The Republic of Korea (ROK) Army instituted a vivax malaria chemoprophylaxis program (hydroxychloroquine [HCQ] 400 mg per week) in 1997 that was expanded to nearly 200,000 soldiers by 2007, raising concerns for the emergence of drug-resistant vivax malaria. Therefore, a study of whole blood HCQ concentrations for all malaria patients admitted to four ROK Army hospitals was conducted from June through September 2007. For all 142 vivax malaria patients enrolled, fevers returned to normal by Day 3 post-treatment and all thin blood films were negative for parasites by Day 7. Pre-treatment whole blood concentrations of HCQ for 14 patients were > 100 ng/mL. Eight of the patients were enrolled in the ROK Army chemoprophylaxis program that reported taking HCQ as directed, with the last pill taken ≥ 4 days before diagnosis. Although there was no evidence of clinical resistance, chemoprophylaxis data indicates the biological resistance or tolerance to HCQ in ROK.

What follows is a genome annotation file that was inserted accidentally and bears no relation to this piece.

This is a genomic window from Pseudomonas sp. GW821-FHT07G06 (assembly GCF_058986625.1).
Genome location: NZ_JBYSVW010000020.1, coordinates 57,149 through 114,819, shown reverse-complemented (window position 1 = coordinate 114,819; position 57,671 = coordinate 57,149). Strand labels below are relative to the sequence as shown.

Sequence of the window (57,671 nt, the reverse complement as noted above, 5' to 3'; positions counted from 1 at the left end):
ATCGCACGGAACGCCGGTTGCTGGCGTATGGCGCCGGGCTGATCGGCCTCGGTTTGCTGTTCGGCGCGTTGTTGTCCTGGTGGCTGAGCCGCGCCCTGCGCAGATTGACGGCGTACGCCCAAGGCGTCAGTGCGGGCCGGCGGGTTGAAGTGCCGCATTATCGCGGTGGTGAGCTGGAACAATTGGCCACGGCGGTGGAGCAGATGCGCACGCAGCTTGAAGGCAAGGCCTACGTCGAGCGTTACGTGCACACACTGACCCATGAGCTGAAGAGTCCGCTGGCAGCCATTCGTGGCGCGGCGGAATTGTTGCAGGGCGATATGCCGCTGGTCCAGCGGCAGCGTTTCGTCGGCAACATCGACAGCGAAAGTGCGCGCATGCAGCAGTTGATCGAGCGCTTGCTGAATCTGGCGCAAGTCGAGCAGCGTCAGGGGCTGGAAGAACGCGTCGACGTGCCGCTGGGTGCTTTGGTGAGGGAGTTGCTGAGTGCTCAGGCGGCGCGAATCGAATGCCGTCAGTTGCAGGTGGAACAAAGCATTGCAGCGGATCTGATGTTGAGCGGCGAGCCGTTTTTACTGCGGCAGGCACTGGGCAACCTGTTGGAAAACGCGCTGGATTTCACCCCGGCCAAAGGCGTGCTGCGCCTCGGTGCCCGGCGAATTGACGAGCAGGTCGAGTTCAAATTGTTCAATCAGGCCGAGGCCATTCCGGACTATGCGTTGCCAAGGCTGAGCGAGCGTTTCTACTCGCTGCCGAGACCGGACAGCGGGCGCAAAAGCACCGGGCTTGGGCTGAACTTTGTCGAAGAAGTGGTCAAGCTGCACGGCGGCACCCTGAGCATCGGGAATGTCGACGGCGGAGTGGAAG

|Number of pages||5|
|Journal||American Journal of Tropical Medicine and Hygiene|
|Publication status||Published - 2009 Oct|
All Science Journal Classification (ASJC) codes
- Infectious Diseases